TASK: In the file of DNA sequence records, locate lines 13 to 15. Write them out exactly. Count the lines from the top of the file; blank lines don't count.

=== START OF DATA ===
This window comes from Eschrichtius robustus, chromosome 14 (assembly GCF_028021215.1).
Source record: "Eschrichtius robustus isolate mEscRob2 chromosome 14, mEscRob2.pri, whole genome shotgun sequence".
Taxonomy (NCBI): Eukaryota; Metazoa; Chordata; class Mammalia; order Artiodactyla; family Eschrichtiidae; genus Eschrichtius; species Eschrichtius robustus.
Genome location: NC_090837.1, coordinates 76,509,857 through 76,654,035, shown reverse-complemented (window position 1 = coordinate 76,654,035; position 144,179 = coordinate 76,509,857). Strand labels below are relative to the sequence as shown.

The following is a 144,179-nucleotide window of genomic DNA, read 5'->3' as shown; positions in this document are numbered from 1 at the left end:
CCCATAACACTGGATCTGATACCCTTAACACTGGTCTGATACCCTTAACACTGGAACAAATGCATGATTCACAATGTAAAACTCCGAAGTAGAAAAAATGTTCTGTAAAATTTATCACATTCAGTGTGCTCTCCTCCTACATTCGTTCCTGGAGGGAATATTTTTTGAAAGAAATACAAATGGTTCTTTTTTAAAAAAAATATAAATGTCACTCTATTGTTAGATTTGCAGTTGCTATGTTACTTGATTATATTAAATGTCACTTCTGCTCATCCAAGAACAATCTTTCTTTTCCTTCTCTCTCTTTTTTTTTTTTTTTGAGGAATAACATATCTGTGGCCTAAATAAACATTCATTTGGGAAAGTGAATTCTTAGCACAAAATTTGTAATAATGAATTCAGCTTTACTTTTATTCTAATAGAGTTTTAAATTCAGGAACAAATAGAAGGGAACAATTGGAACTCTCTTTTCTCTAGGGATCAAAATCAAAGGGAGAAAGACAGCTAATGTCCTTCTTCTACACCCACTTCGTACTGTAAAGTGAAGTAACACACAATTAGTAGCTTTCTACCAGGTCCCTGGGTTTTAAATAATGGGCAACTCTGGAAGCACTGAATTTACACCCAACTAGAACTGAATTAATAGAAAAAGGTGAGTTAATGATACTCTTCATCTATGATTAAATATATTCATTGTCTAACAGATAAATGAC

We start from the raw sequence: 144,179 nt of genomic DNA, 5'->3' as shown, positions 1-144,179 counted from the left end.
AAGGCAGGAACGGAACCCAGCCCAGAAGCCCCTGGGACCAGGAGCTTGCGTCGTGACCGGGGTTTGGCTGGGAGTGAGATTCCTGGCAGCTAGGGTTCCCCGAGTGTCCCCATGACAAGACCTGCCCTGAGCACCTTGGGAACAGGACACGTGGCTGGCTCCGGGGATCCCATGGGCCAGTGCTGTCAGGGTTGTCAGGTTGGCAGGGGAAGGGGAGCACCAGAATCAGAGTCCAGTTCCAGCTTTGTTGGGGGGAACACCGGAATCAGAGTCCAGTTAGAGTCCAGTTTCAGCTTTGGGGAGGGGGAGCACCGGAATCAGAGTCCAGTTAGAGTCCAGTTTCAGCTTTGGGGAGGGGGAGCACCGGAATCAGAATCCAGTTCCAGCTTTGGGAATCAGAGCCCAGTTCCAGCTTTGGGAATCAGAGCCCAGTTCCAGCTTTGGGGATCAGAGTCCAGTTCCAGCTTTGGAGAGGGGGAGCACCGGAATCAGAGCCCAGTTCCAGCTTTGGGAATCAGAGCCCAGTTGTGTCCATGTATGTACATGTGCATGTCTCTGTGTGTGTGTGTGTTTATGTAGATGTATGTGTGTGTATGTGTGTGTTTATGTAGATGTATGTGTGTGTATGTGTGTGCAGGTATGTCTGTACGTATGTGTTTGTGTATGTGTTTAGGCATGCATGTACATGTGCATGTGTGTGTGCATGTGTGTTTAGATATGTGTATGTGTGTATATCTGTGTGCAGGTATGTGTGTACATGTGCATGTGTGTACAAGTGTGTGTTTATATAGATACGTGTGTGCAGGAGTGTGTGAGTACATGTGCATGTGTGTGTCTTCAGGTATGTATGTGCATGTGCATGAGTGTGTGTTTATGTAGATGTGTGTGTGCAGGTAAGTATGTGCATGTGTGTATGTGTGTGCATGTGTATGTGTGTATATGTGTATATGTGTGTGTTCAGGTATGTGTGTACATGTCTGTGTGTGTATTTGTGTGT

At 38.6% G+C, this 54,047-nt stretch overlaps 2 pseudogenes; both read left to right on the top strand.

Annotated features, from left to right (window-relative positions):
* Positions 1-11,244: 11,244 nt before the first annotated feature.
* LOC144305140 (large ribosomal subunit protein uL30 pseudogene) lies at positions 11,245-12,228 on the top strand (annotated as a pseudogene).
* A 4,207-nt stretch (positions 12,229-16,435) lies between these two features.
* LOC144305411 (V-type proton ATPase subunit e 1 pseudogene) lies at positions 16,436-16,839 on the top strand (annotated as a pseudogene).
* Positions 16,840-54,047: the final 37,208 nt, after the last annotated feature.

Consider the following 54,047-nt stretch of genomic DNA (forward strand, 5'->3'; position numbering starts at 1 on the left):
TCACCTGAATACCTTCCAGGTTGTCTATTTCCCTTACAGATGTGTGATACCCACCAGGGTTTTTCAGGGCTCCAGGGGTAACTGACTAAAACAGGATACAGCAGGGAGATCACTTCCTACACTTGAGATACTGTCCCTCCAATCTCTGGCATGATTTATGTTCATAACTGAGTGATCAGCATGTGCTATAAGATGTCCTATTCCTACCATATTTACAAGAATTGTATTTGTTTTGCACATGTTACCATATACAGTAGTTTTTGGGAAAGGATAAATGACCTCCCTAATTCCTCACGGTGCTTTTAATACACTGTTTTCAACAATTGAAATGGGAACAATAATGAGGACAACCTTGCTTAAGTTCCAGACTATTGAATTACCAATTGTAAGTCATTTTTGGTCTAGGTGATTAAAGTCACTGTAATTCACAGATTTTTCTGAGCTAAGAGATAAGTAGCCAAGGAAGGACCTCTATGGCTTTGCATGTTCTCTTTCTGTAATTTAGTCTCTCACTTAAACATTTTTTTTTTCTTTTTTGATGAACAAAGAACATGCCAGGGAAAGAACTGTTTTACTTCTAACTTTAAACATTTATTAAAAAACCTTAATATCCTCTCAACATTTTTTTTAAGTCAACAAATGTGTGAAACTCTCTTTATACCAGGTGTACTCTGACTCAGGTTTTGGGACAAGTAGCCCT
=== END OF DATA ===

* A 4,207-nt stretch (positions 12,229-16,435) lies between these two features.
* LOC144305411 (V-type proton ATPase subunit e 1 pseudogene) lies at positions 16,436-16,839 on the top strand (annotated as a pseudogene).
* Positions 16,840-54,047: the final 37,208 nt, after the last annotated feature.